“There are little frustrating things that happen every week, it’s just hard to go through. My husband doesn’t even deal with them anymore, he gets anxiety when he sees their caller ID pop up on his phone, he actually asks that they don’t call him, that they call me instead," Dove said. “If he’s having a really bad day, like a 10 in pain, he won’t even go to the VA, he’ll go straight to an urgent care and they just treat him, with whatever he needs. Every time he has gone to the VA ER, he knows that it’s worthless.”
'They’re throwing the ball back and forth and nothing is getting accomplished.'
Dove, who has two young children and was the sole provider for the family, had to quit her job to take care of her husband and advocate on his behalf with the VA’s bureaucracy. She is currently fighting to get him diagnosed with fibromyalgia, a syndrome common among veterans, which causes persisting and widespread pain through the body.
“He has not been diagnosed yet, but we are fairly confident that he has that,” Dove said. “That would explain a lot of the pain problems.”
Dove took her concerns to her husband’s primary care physician within the VA.
“A month and a half went by, so I talked to her again and she goes, ‘rheumatology is not taking any new patients,’” Dove recalled. "Period, end of story."
When pushed, the physician suggested English seek outside care, but in order for the VA to cover that cost, he would need the case reviewed by a VA rheumatologist first. The rheumatologist sent him back to the primary physician.
“They’re throwing the ball back and forth and nothing is getting accomplished,” said Dove, who has repeatedly taken her husband’s VA troubles to the office of her local senator — John McCain. “I don’t know who am I supposed to contact at this point.”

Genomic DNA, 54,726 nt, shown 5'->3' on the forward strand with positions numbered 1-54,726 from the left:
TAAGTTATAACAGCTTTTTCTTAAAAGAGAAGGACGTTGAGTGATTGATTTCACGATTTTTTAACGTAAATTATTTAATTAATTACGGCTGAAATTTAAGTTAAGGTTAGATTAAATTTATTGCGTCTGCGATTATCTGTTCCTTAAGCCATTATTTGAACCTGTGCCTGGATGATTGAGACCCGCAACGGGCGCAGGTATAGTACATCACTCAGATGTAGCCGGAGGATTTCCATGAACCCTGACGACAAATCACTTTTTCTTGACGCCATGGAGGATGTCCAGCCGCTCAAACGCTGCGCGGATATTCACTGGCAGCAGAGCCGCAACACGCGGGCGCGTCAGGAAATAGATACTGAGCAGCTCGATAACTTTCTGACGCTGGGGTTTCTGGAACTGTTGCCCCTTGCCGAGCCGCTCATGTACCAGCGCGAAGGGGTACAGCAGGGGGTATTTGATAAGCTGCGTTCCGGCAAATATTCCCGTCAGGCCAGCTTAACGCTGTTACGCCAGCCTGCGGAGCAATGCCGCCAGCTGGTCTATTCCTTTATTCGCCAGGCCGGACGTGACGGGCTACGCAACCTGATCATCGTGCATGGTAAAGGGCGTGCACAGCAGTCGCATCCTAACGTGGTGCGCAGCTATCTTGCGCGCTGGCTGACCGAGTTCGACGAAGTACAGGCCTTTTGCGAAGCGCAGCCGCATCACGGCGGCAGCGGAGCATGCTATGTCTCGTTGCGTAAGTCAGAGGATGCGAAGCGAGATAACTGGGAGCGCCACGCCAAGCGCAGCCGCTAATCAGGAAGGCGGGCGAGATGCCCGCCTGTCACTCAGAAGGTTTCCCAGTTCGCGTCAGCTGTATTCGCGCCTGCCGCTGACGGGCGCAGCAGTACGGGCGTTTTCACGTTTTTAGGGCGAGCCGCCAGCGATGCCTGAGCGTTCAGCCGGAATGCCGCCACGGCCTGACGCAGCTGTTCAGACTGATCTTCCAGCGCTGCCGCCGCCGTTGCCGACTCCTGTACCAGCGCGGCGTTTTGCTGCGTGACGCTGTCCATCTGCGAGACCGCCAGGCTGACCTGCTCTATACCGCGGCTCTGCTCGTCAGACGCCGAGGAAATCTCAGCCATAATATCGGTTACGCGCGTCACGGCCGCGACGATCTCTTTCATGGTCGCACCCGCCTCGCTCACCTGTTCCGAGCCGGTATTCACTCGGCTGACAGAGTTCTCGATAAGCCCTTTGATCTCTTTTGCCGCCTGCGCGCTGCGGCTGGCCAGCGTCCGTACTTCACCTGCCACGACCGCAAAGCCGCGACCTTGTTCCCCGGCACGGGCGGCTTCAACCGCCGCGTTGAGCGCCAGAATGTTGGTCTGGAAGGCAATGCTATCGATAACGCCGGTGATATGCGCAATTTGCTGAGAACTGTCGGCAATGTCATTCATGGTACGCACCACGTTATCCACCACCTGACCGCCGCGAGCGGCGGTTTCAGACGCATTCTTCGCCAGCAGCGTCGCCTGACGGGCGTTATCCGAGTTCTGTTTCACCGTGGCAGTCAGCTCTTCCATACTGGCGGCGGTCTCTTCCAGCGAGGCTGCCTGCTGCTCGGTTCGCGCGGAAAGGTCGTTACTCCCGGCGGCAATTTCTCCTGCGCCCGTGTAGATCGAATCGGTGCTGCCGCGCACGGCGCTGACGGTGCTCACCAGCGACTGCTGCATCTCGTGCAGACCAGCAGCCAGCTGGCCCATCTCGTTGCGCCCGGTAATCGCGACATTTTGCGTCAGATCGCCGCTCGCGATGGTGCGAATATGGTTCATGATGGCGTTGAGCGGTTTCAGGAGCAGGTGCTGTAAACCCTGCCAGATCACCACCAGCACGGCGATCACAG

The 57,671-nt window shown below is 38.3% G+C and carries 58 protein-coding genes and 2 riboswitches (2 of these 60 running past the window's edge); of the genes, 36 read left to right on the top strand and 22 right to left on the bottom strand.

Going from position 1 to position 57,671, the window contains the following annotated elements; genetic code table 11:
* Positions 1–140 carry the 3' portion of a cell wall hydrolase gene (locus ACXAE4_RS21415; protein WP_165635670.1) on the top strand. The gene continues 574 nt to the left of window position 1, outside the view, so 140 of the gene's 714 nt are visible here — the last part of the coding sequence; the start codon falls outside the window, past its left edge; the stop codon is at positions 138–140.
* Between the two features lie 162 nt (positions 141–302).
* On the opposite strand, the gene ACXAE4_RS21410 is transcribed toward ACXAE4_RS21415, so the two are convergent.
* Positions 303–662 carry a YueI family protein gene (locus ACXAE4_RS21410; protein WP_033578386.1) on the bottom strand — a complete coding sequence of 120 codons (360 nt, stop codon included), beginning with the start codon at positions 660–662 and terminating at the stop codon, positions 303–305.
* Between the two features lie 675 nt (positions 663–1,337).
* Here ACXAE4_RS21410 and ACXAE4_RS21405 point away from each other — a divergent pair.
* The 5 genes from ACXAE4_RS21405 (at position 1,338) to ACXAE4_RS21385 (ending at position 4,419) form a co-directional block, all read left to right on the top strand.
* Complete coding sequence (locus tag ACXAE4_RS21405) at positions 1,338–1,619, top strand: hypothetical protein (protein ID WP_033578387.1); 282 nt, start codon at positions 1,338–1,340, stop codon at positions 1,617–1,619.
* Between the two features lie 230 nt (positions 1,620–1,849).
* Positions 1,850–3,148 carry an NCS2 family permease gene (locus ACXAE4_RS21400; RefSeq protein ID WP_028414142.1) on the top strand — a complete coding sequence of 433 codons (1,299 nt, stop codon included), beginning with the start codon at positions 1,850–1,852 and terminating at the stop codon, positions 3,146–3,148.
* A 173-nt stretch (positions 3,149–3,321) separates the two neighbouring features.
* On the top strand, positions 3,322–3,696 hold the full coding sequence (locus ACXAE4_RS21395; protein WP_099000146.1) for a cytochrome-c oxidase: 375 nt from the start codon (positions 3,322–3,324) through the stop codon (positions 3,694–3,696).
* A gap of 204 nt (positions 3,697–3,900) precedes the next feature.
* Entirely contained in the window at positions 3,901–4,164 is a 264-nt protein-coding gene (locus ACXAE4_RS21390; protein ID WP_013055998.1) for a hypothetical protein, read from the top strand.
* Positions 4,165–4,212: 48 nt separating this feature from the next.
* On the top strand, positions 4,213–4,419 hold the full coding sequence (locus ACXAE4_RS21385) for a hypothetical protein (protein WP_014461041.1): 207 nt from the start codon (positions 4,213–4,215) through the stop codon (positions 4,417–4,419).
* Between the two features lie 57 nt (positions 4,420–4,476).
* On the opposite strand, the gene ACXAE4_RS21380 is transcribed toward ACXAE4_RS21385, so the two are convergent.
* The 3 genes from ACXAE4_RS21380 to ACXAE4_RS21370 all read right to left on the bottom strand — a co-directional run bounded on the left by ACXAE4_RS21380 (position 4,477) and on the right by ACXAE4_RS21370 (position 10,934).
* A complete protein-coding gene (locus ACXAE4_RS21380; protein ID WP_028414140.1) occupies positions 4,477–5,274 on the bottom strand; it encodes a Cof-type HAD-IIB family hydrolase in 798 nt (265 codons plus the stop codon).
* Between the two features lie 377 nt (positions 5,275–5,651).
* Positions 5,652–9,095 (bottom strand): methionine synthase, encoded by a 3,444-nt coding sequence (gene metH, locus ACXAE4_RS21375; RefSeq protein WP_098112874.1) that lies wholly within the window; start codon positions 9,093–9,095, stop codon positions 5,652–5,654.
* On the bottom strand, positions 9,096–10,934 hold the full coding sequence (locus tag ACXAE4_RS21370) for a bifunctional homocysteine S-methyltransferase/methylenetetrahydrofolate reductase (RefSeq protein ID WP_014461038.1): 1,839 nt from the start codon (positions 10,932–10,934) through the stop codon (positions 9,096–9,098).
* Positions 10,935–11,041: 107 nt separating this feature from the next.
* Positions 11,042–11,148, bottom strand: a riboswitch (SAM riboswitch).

Dove's husband, Kevin English, produced a YouTube video on May 9 where he explains how VA health care works "NBA playoff style."
Sources within the VA speak of an entrenched system, burdened by both a “difficult internal structure and clientele,” with clients confined to “six-month waiting lists,” and employees plagued with “burnout, resentment, and frustration, which ends up causing riffs between veterans and the VA.”
“Morale is incredibly low with employees. Many seem dysthymic if not depressed, which gets projected onto their clients and transcends to treatment,” a former VA staffer, who asked his identity not be revealed, told VICE News. “Veterans often go to local congresspeople when they don't get what they want, and the VA freaks out when they get pressure from Congress. They respond to the fire, not the underlying issues, and get derailed.”
“Many veterans end up giving up entirely and discontinue their relationships with the VA,” he added.
The latest scandal is hardly the VA’s first — and hardly a surprise for veterans and their families dealing with the dysfunction on a day-to-day basis.
Dove and English, who deal with the Phoenix VA system at the heart of the controversy, had long known about the problems there.
“All of us knew, the veterans and the wives, we’ve all known that this was going on for a long time, but the fact that it’s gotten national attention is what has opened America’s eyes," Dove said. “It’s ridiculous, nothing is getting accomplished, it’s like they just don’t care."
But veterans and lawmakers alike are now demanding answers.
“We all need to continue to ask the hard questions,” Daniel Dellinger, the Legion’s national commander said at a Congress hearing in April. “What is VA doing to fix these problems?… How is VA holding their leaders accountable for these errors?”
Follow Alice Speri on Twitter: @alicesperi
Photo via Flickr